I am a Newbie, very much appreciate the help I get!!!
The company I work for is going to start using Balena for the products it delivers, the product is a large piece of equipment with fairly complex electronics and corresponding software that uses Raspberry Pi as a “master controller”. The RPi is running Raspbian with a some of our software, and couple custom/proprietary third party drivers installed along with some udev changes and other “stuff”.
My Boss thinks we should be able to create an balena base image from this customized sd card / image to be managed by balena.
From what I have read thus far, it seems to me, we have to basically build the images as docker containers before we can have them managed by the balena eco-system.
Glad you are going to become balena users and welcome to our forums!
Devices managed with balena platform run balenaOS as their operating system. The OS also includes a docker engine suited for the IoT devices (balenaEngine) which is used to deploy and run user applications on the device.
The software you currently have running on Raspbian will need to be packaged in a form of Docker images, so you can ship it to the devices with our platform. To have a quick start, I would recommend quick start guides on our docs site https://www.balena.io/docs/learn/getting-started/raspberrypi3/nodejs/
or experimenting with one of our DIY projects on the blog
Packaging device drivers may be challenging though depending on their nature. For instance, if you need kernel modules, you will have to compile them against our OS header files during Docker image build and then load them in your container entry point.
An example of how this can be done is given in the following github repo:
(you will find scripts that fetch kernel headers for a specific balenaOS version, compile them, and load)
I would also suggest checking the following docs related to the topic of interacting with hardware from Docker containers and working with UDEV rules.
Hi @rustyeddy .
I am in charge of what we call brownfield migration in balena. This is the process of taking a device in the field running on a non balena OS and turning it into a device running balena OS. The process typically involves transferring a migration environment to the device (typically about 140MB including the OS image) and running the migrator on the device with root privileges.
The migrator has options that allow creating a backup of required data and transferring this data to the applications containers that will be running your application in balena.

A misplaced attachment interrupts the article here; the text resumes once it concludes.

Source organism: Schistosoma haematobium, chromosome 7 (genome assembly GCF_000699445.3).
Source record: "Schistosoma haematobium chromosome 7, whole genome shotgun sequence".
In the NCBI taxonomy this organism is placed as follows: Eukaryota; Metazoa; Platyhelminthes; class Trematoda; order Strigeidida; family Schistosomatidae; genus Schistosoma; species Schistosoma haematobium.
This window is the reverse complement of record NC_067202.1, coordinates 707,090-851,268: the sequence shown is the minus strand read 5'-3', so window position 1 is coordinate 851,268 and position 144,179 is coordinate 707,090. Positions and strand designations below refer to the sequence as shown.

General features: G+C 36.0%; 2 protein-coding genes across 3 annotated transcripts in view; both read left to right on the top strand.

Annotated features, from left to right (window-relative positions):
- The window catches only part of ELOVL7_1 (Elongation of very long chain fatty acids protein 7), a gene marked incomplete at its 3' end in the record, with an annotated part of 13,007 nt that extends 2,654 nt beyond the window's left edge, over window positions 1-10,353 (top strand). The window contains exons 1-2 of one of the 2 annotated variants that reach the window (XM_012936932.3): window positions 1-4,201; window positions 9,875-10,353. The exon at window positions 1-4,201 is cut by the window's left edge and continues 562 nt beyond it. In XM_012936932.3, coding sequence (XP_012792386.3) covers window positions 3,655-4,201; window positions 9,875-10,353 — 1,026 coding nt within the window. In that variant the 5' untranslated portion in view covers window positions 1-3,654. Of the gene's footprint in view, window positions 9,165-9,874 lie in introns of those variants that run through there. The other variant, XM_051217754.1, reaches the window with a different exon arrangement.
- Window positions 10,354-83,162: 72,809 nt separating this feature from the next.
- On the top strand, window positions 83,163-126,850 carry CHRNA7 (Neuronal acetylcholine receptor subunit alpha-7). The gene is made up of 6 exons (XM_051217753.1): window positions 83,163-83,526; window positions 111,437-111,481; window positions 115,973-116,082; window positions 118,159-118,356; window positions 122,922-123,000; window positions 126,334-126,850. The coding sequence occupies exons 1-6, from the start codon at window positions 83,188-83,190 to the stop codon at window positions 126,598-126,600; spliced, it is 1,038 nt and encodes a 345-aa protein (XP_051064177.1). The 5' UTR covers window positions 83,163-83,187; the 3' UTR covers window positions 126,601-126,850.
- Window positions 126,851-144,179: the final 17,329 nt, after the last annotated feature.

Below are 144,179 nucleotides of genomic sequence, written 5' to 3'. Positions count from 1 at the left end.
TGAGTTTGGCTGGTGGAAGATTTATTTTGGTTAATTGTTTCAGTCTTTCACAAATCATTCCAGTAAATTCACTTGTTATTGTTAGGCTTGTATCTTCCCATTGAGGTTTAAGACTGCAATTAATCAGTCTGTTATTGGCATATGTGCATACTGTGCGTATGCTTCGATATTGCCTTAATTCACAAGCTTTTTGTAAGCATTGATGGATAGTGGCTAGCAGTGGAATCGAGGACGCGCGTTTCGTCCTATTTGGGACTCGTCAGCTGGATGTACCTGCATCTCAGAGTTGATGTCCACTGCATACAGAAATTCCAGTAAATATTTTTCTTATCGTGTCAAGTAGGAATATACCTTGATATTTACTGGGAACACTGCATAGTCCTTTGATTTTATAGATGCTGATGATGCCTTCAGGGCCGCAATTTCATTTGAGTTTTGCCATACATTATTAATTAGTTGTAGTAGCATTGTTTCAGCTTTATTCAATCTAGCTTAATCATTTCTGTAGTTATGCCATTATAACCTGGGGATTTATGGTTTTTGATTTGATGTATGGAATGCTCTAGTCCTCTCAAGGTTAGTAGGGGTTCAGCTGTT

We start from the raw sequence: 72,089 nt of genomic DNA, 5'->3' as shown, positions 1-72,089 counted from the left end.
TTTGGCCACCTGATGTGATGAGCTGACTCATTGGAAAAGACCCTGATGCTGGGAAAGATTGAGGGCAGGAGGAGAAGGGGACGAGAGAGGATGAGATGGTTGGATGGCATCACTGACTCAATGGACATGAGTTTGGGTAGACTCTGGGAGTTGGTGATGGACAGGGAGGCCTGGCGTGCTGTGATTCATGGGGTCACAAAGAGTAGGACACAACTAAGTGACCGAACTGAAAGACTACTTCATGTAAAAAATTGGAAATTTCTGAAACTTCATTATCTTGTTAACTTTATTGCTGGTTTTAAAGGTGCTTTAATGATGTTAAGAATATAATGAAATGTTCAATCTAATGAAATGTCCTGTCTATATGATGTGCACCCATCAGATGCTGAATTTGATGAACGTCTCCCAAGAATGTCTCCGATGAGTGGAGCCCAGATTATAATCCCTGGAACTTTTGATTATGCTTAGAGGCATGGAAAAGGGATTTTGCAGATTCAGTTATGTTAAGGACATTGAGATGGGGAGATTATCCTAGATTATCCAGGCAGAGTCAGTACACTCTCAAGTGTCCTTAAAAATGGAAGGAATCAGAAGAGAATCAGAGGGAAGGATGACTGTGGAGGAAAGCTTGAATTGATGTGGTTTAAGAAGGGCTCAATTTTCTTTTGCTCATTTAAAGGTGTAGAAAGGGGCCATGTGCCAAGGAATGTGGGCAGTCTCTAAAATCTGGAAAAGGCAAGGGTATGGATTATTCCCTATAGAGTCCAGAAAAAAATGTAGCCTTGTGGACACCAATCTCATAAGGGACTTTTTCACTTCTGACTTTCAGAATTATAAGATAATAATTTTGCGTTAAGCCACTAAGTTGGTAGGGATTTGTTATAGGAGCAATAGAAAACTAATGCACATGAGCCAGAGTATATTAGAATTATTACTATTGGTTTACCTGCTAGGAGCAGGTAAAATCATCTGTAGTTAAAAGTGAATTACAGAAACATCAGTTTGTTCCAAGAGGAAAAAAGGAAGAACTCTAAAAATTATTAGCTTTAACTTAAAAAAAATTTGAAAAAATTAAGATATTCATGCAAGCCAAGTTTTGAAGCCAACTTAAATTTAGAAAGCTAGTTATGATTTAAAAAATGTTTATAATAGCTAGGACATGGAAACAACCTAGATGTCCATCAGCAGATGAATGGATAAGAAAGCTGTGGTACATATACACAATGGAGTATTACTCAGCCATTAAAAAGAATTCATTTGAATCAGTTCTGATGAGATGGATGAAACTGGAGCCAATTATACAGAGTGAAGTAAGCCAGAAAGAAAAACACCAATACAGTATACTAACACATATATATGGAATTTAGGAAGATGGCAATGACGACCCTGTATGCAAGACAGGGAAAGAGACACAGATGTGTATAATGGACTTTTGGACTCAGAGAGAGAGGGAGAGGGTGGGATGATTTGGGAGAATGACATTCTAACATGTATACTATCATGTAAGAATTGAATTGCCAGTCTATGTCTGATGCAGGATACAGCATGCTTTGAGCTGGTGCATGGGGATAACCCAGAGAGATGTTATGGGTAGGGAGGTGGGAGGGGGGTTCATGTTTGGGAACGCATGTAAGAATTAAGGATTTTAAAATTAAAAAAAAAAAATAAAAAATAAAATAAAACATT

Brownfield migration does not help you migrate your application into a container and make it balena-compatible though. It just allows you to deploy balenaOS and your balena application to devices in the field running other OS’ses than balena.
Reading through this thread I believe that migrating your application might be a two step process. You mentioned custom drivers and other ‘stuff’ that you will want to run on the device.
The first step would be to containerize your application and see how you get your software to run in containers on balena. If this is not straight forward, balena support might be able to point you in the right direction.
First step would be to identify potentially problematic software like special device drivers and figure out how you can run them inside balena.
There is a repository demonstrating how to add custom kernel modules to balena here: https://github.com/balena-io-projects/kernel-module-build
Once you have a balena OS image and a working application, we can set up an environment to migrate devices that are already deployed using a different OS.
Our biggest challenge, I think is properly creating the containers around our apps is the biggest challenge. The “good news” is we are just now shipping our first actual product, so we do not have much of an existing deployment to worry about.
Our challenge is properly creating the containers ASAP such that we ship as few pre-balena units as possible…
I am sure I will be back with more, specific questions creating the containers.